• Monitor “Door Out” count – That means clicking off every individual that walks out the Exit. Make sure your count is good so the Fire Marshall can’t ticket you for being over-capacity. That also means the Door Outs should be in communications with Door Ins to confirm that there is still room in the Club, henceforth allowing them to pass that information on to whoever is waiting  in line.
  • Monitor sobriety of Patrons exiting establishment – Door Outs needs to keep an eye on anyone departing in an intoxicated state. Whether single women and men or drunk couples, it is imperative that Door Outs guide them to a Taxi or a bench to sit on. If necessary, Roamers may be contacted to find lost friends or call for transportation if needed. Door Outs should also be making sure Patrons are not wandering into the street or loitering.
  • Work closely with Law Enforcement to maintain order at Front Door and Sidewalk – Law Enforcement will not be happy with you if your sidewalk is so crowded that it impedes traffic flow. Door Outs should work with Law Enforcement to clear the sidewalk or develop a strategy to keep it clear.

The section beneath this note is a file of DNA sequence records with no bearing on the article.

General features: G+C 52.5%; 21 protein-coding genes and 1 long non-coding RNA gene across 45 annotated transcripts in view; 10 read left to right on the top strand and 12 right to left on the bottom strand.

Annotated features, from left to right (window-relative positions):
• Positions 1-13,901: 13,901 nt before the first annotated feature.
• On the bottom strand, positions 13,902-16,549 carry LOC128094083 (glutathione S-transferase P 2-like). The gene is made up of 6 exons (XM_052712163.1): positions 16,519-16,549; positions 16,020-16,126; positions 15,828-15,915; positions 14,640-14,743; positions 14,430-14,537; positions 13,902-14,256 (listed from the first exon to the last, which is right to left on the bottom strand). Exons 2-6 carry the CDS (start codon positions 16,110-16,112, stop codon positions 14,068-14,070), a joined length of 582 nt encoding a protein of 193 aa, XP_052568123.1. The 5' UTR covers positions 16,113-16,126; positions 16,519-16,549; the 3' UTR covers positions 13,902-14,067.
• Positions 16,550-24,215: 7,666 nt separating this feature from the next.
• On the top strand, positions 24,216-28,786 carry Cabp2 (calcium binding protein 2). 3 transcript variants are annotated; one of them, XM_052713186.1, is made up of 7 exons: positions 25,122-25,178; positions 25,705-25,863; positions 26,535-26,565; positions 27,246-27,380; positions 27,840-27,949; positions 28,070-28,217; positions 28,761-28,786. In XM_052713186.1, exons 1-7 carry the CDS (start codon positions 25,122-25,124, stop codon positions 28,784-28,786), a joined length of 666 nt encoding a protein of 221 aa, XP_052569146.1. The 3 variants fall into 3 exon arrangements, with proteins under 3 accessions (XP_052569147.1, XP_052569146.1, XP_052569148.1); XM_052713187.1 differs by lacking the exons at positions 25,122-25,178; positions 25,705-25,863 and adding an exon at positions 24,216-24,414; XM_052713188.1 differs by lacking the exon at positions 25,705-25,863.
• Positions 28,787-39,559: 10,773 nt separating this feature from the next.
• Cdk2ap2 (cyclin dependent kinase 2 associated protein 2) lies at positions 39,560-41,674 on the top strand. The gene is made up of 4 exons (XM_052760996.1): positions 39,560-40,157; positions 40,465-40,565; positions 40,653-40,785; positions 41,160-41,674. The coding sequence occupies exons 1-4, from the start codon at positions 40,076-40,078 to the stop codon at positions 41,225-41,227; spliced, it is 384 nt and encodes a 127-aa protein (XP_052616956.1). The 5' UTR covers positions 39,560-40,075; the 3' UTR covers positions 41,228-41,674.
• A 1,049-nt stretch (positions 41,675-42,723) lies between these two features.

Door Outs should also be walking the lines in front of the establishment monitoring the demeanor of individuals and making sure that your stanchions are staying in place. Patrons have a tendency to “bubble” in line, bunching up in a large group instead of filing  in by twos and threes. Door Outs must be on a radio, prepared to clear the Exit (which should be a clear as possible) in case of any Ejections! A Staffer with good Door Outs skills can make the difference between the lines at your club’s Entrance being a mob scene or as orderly as a Convent food line.

Keep your Door Outs informed and well-paid. They will save you from the aggravations, a crowded sidewalk, and angry, misinformed Patrons who don’t know where to stand.

Until next time…

Nightclub Security Positions (Part 2) – Floormen

Anytime an establishment has a security force, there are bound to be at least one or two Staffers who get to stay in one place all night long. Whether a guard at Buckingham Palace or the security guard at the Mall Information Booth, these individuals generally don’t leave their post and are tasked not only with security, but with the answering of questions and giving of directions. And while many find these posts to be boring, they are an integral part of any Security Staff.

STATIC POSTS (aka Floormen, Boxmen, Halls and Walls)